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United States v. Wolff

United States District Court, E.D. Tennessee, Knoxville

July 8, 2019

JAMES WOLFF, Defendant.



         This matter is before the Court on the Defendant's Motion to Withdraw Plea of Guilty [doc. 60]. The Court conducted a hearing on this matter on July 1, 2019 [doc. 65]. For the reasons stated herein, Defendant's motion [doc. 60] is DENIED.


         On March 20, 2018, Defendant was indicted on two offenses [doc. 1]. Count One charged Defendant with threatening to assault and murder a person assisting an officer or employee of the U.S. Social Security Administration (“SSA”) with intent to impede, intimidate, and interfere with the person while engaged in and on account of the performance of his or her official duties and with the intent to retaliate against the person on account of the performance of the person's official duties, in violation of 18 U.S.C. § 115. Count Two charged Defendant with attempt to intimidate and impede an officer, employee, and contractor of the SSA including any state employee of a disability determination service acting in an official capacity to carry out their duties, in violation of 42 U.S.C. §1320(a)-8(b). On January 16, 2019, the Defendant pled guilty to Count Two, which is a misdemeanor.

         This case stems from the denial of Defendant's application for disability benefits. After a telephone interview[1] on February 28, 2018 with disability compensation investigator Simchah Edwards, Defendant left a series of threatening and harassing voice mail messages in which he threatened to kill her and others. He also stated that he understood why people would get a gun and “shoot up a place” or “go postal.” He admitted making these statements when he was interviewed by law enforcement on March 8, 2018.

         Defendant initially retained Robert Kurtz to represent him in this matter. Mr. Kurtz filed a motion to dismiss Count 1 of the indictment, which was the felony count, in June of 2018 [doc. 18]. Mr. Kurtz also filed a motion for a psychiatric examination to determine Defendant's competency [doc. 20]. The Court granted the motion for a psychiatric examination, and ordered Defendant to undergo a mental examination [doc. 30]. In a psychiatric report after this examination, Dr. Andrew Demick concluded that Defendant was “very likely experiencing significant mental health difficulties” but was nevertheless able to assist in his defense and competent to stand trial [doc. 32]. The Court found Defendant competent to proceed to trial [doc. 35].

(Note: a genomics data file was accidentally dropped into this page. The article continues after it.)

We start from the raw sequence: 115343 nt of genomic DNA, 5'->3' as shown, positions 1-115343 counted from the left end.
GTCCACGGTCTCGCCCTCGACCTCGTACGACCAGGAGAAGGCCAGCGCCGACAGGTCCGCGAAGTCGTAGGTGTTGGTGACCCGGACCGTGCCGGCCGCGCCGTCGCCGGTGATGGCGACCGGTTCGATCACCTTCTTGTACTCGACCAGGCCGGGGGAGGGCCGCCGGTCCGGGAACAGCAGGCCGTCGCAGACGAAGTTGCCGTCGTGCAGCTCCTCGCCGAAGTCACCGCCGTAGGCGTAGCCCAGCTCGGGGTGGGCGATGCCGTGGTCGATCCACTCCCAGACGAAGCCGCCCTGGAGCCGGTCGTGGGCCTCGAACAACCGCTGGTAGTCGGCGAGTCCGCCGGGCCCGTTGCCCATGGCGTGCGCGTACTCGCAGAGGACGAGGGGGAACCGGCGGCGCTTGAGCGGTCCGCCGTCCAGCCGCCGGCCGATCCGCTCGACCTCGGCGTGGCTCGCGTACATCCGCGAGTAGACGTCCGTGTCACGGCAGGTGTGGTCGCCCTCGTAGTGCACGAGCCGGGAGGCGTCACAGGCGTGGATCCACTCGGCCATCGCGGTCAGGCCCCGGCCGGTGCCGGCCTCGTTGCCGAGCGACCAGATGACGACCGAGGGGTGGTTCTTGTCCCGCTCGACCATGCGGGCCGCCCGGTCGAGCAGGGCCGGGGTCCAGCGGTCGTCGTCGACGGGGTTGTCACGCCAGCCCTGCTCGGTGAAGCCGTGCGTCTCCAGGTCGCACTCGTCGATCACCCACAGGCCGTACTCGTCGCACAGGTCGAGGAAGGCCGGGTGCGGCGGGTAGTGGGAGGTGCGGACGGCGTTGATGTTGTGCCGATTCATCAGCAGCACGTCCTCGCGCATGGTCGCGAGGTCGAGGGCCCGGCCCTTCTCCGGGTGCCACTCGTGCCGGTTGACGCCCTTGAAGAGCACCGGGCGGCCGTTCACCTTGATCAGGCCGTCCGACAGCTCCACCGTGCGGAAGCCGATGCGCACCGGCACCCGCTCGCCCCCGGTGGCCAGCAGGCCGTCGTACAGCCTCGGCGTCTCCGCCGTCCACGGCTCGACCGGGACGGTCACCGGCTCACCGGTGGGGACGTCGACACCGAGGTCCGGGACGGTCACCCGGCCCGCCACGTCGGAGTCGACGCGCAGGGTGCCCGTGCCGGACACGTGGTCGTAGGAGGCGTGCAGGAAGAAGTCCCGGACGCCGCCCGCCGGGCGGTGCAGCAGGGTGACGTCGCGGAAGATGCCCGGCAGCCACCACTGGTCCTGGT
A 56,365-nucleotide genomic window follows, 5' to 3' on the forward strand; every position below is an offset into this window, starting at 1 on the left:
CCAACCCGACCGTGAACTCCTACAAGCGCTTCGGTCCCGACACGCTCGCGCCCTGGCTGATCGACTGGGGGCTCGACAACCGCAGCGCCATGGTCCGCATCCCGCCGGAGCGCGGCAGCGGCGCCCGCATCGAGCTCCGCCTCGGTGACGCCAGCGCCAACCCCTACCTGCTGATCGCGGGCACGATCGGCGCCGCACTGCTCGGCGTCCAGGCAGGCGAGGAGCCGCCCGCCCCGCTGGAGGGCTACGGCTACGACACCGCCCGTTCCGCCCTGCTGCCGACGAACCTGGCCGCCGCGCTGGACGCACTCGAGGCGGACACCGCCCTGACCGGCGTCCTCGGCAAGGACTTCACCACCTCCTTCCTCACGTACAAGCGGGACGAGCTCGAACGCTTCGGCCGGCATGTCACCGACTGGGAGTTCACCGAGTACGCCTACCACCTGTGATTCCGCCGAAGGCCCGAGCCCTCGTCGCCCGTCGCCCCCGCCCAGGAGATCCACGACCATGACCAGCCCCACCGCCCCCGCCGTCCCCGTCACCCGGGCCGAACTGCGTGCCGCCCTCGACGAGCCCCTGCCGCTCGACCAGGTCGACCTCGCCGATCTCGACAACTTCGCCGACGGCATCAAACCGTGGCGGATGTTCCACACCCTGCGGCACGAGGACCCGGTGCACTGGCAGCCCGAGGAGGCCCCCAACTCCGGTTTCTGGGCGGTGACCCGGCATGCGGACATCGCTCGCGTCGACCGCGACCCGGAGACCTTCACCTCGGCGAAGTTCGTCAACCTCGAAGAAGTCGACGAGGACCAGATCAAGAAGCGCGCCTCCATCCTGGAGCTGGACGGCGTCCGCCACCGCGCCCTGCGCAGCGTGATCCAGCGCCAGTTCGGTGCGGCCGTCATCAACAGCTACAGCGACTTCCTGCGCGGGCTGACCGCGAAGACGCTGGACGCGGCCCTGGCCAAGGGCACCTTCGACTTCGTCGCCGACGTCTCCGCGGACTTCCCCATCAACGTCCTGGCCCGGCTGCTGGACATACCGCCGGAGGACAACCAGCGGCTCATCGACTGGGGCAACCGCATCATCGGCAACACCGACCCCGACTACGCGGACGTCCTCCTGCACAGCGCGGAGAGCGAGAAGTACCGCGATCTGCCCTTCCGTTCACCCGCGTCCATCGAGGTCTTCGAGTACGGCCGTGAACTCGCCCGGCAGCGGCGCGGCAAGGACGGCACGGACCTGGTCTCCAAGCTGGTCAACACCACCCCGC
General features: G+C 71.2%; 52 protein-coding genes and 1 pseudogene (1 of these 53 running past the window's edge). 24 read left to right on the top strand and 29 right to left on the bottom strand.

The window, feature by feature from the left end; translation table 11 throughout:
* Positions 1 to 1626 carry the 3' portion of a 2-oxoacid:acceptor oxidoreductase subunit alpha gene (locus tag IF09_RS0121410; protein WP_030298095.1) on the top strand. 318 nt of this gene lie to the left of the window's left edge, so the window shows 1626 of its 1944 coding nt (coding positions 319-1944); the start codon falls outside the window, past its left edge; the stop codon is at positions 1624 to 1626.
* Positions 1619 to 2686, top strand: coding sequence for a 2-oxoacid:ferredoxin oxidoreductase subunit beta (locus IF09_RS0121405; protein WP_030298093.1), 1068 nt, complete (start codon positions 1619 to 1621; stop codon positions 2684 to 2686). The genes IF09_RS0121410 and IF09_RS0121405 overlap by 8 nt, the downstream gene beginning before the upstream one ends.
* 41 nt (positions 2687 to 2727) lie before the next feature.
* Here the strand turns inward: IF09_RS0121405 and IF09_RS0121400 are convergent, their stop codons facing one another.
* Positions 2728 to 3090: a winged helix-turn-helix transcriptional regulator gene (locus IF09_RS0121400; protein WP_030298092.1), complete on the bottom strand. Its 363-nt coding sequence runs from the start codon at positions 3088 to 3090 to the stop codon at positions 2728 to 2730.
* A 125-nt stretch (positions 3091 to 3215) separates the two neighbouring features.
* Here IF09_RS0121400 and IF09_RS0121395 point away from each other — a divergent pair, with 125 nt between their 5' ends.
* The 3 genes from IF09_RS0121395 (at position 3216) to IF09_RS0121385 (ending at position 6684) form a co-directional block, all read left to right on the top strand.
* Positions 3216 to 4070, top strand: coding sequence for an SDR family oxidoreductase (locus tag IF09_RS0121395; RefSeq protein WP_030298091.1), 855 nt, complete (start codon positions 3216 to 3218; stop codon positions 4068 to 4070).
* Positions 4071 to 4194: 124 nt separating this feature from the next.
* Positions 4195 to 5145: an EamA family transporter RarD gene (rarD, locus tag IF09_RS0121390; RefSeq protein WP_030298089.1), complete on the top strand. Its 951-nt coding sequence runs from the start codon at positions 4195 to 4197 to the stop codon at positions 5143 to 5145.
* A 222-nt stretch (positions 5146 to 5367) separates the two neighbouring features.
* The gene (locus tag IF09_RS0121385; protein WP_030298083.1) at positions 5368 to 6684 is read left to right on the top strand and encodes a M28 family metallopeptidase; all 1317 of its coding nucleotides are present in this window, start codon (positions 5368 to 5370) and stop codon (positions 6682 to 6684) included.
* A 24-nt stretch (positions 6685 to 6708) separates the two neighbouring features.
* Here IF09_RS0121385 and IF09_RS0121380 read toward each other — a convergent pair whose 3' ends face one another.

While the motion to dismiss Count 1 was pending, Defendant, on December 28, 2018, entered into a written plea agreement with the government [doc. 44]. In the agreement, Defendant agreed to plead guilty to Count 2, the misdemeanor charge, and the government agreed to move to dismiss Count 1, the felony charge [id. at 1]. Within the plea agreement, Defendant stipulated to a factual recitation of the events supporting his plea [id. at 2-3]. The plea agreement stated that Defendant was pleading guilty because he was in fact guilty, and he understood that he was giving up several rights, including the right to plead not guilty [id. at 3-4]. Both Defendant and Mr. Kurtz signed the plea agreement [id. at 8].

         At the change of plea hearing, on January 16, 2019, Defendant was placed under oath [doc. 62 at 3]. The Court then asked Defendant several questions about his interactions with Mr. Kurtz, and Defendant stated that he had been given sufficient time to review the indictment with Mr. Kurtz, had told Mr. Kurtz everything about his case, believed that Mr. Kurtz was fully aware of all the facts on which the charge was based, had been advised by Mr. Kurtz of the nature and meaning of the charge and any words in the indictment that Defendant did not understand, had been advised by Mr. Kurtz as to every element of the charged offense and any available defense [id. at 4-6]. The Court then asked Defendant if he was “satisfied with Mr. Kurtz's advice and the representation of you by Mr. Kurtz, ” and Defendant responded “yes” [id. at 6].

         Defendant confirmed that he understood that, by pleading guilty, he was waiving his right to a trial of any kind, and the rights associated with a trial [id. at 7]. The Court then asked Defendant if “any person, including an officer or agent of the government put any pressure on [him] mentally or physically to force [him] to plead guilty, ” and Defendant responded “no” [id. at 8]. The government then read the factual basis contained in the plea agreement in open court [id. at 10-14]. The following exchange then occurred between the Court and the Defendant:

         Q: Mr. Wolff, did you hear the Assistant United States Attorney as she related what the government says that you did in your case?

A: Yes, I did.
Q: Do you agree that that's what you did?
A: There's some slight inaccuracies there, yes.
Q: Okay. But do you agree that basically, you have committed the acts set forth by the government in its statement of ...

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